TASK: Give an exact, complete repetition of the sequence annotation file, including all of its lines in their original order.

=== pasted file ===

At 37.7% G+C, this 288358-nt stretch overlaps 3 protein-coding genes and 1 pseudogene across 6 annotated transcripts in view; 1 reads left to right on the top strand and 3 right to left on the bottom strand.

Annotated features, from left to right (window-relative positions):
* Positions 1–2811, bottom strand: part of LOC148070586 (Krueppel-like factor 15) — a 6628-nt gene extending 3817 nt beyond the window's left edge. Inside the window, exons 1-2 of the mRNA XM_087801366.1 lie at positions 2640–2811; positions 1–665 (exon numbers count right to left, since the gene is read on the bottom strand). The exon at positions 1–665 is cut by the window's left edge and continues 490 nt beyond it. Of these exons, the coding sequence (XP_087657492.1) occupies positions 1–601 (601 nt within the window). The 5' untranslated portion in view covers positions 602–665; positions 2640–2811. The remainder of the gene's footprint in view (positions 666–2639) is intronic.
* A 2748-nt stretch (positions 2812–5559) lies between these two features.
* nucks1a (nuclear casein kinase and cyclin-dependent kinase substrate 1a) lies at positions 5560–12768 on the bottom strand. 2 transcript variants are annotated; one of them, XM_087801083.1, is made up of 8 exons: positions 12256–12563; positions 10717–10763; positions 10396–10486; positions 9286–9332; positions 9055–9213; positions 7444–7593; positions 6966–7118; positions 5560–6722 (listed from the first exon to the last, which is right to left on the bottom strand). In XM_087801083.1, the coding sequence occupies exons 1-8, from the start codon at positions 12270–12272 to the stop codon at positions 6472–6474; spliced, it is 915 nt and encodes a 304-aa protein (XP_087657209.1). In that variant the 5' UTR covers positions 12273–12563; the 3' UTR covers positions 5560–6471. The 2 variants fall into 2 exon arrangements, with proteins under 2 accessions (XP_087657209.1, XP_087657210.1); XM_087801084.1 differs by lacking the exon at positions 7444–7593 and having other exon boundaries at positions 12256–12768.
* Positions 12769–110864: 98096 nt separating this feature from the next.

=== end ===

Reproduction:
At 37.7% G+C, this 288358-nt stretch overlaps 3 protein-coding genes and 1 pseudogene across 6 annotated transcripts in view; 1 reads left to right on the top strand and 3 right to left on the bottom strand.

Annotated features, from left to right (window-relative positions):
* Positions 1–2811, bottom strand: part of LOC148070586 (Krueppel-like factor 15) — a 6628-nt gene extending 3817 nt beyond the window's left edge. Inside the window, exons 1-2 of the mRNA XM_087801366.1 lie at positions 2640–2811; positions 1–665 (exon numbers count right to left, since the gene is read on the bottom strand). The exon at positions 1–665 is cut by the window's left edge and continues 490 nt beyond it. Of these exons, the coding sequence (XP_087657492.1) occupies positions 1–601 (601 nt within the window). The 5' untranslated portion in view covers positions 602–665; positions 2640–2811. The remainder of the gene's footprint in view (positions 666–2639) is intronic.
* A 2748-nt stretch (positions 2812–5559) lies between these two features.
* nucks1a (nuclear casein kinase and cyclin-dependent kinase substrate 1a) lies at positions 5560–12768 on the bottom strand. 2 transcript variants are annotated; one of them, XM_087801083.1, is made up of 8 exons: positions 12256–12563; positions 10717–10763; positions 10396–10486; positions 9286–9332; positions 9055–9213; positions 7444–7593; positions 6966–7118; positions 5560–6722 (listed from the first exon to the last, which is right to left on the bottom strand). In XM_087801083.1, the coding sequence occupies exons 1-8, from the start codon at positions 12270–12272 to the stop codon at positions 6472–6474; spliced, it is 915 nt and encodes a 304-aa protein (XP_087657209.1). In that variant the 5' UTR covers positions 12273–12563; the 3' UTR covers positions 5560–6471. The 2 variants fall into 2 exon arrangements, with proteins under 2 accessions (XP_087657209.1, XP_087657210.1); XM_087801084.1 differs by lacking the exon at positions 7444–7593 and having other exon boundaries at positions 12256–12768.
* Positions 12769–110864: 98096 nt separating this feature from the next.